Sisters – happy birthday to you; Sioux. I’m delighted I could join you 🙂

a trip to 1066 country

a day trip to Hastings

a trip to 1066 country

a day in Rye

day-4

making the most of our last day

We visited churches, explored castles, admired some amazing views, ate good food, played scrabble, photographed just about every house in Rye, watched the sunrise and the sunset,

a trip to 1066 country

sunset at Dungeness – the ends of the earth

laughed and exchanged stories, and watched the footie in a pub LOL (she’s a Liverpool supporter!).

This is the first time in 58 years that we have been on holiday together without parents, step-parents, siblings, family or children……just the two of us. We had a great time 🙂

Happy birthday Sioux!Happy birthday Sioux!

 

 

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One of the benefits of my job as I’ve mentioned before is that I get to travel around the country…not just in England but Scotland and occasionally Wales too. Since 2007 I’ve travelled east, south, north and west of the UK. In that time I’ve pretty much been to nearly every county in England, a few in Scotland and over the border into Wales, then out again. In the years between 2002 and 2007 I mostly worked in London, and that of course has become my passion. However, it is brilliant to be able to travel to new places and see the country.

uk-mapA while ago I was working in East Sussex, not the first time in this county, but in a new town. I was chatting to my client, sharing travel stories (she’s also quite well travelled), and just for fun I had a look at the map of Britain and listed all the counties I had either worked in, or travelled to during the course of my job…..i.e. some clients enjoys driving so we get to travel far and wide. Needless to say I do the driving 😉

I have been to villages so small that they don’t even have a Post Office never mind a traffic light or stop street, where the evening traffic jam is sheep going home! I’ve worked in numerous towns, and quite a few cities…namely London of course…I always jump at the chance to work in London although I’m not sure why since my breaks are so short I seldom get time to do much exploring…but still it’s a constant thrill to me to wake up in the city that never sleeps. I’ve also visited a few counties in Scotland and Wales, but those in the capacity of a tourist, rather than for work. For the purposes of this article, I’ll stick to those I’ve been to for work….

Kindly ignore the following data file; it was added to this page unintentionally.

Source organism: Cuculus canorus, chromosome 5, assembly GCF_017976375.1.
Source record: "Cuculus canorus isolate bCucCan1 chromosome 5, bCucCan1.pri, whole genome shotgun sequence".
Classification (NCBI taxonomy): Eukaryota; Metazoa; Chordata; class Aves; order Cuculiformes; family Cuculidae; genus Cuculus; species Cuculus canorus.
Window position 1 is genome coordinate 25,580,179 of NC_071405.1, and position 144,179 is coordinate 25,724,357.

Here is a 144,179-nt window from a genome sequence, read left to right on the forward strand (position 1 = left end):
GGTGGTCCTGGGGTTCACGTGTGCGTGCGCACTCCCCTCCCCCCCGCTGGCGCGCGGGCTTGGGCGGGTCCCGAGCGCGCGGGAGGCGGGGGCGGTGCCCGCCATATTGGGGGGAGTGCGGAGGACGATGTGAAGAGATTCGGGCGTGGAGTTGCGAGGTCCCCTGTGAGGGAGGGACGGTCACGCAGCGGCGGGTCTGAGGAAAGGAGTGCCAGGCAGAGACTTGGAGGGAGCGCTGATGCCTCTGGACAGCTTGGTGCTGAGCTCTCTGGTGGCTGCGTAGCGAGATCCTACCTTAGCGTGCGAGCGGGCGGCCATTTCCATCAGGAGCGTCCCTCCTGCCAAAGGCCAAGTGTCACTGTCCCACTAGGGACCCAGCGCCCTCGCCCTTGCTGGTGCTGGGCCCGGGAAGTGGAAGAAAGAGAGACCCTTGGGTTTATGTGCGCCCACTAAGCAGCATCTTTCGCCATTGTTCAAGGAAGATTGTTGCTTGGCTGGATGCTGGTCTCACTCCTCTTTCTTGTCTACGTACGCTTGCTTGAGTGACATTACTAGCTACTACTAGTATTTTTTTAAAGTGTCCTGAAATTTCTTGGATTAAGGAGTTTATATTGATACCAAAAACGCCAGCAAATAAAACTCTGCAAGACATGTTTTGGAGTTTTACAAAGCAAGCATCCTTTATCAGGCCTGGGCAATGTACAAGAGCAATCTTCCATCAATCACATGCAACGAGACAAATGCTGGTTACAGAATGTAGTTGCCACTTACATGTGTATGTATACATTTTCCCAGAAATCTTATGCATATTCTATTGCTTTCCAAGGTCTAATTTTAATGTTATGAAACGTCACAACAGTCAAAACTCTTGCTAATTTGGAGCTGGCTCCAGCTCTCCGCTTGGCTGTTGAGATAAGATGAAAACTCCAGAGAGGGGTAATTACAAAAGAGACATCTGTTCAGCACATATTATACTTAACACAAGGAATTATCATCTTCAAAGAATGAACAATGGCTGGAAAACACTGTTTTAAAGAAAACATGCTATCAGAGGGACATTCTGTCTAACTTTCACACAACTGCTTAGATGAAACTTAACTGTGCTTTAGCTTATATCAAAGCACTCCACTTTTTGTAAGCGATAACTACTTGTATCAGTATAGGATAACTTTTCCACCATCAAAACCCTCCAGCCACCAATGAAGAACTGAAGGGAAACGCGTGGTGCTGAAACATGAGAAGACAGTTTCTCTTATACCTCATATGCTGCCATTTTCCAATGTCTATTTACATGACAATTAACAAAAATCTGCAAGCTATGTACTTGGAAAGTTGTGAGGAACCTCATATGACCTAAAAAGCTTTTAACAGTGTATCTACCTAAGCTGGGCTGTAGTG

So heading round the country, these are the counties I have worked in and travelled to; 27 so far:

ENGLAND

Suffolk, Middlesex, Norfolk, Essex

work and travel as a carer

and my favourite county of all Suffolk….amazing!!!

Cambridgeshire, Hertfordshire, Buckinghamshire

work and travel as a carer

Beautiful Cambridge and surrounding areas

Shropshire, Herefordshire,

work and travel as a carer herefordshire

quirky and fabulous Weobley

Gloucestershire, Wiltshire

work and travel as a carer

the views from St Briavels are hard to match

Somerset, Devon,

work and travel as a carer somerset

another of my favourite counties, Somerset is splendid

work and travel as a carer

one of my favourite counties – Devon is on the Jurrasic coast…

Warwickshire, Hampshire

work and travel as a carer

as with Kent, there are many farms in Hampshire as well as fabulous villages

Oxfordshire

work and travel as a carer

the bells ring out in Oxford….stunning city

Surrey

work and travel as a carer

pretty as a picture, and snow…

West Sussex

work and travel as a carer

West Sussex has a most amazing array of historical towns…and quite a few castles

East Sussex

work and travel as a carer

Stunning houses and pebble beaches

Kent

work and travel as a carer kent

the garden of England – Kent is mostly farmlands and fields

Greater London

work and travel as a carer

wonderful, wonderful London I’ve worked in so many areas, I’ve lost track..

Worcestershire – which is the latest and where I am now 🙂

work and travel as a carer

Worcestershire…..what a delightful surprise, and those hills

view of the Malvern Piory and countryside of Great Malvern, Worcestershire

view of the Malvern Piory and countryside of Great Malvern, Worcestershire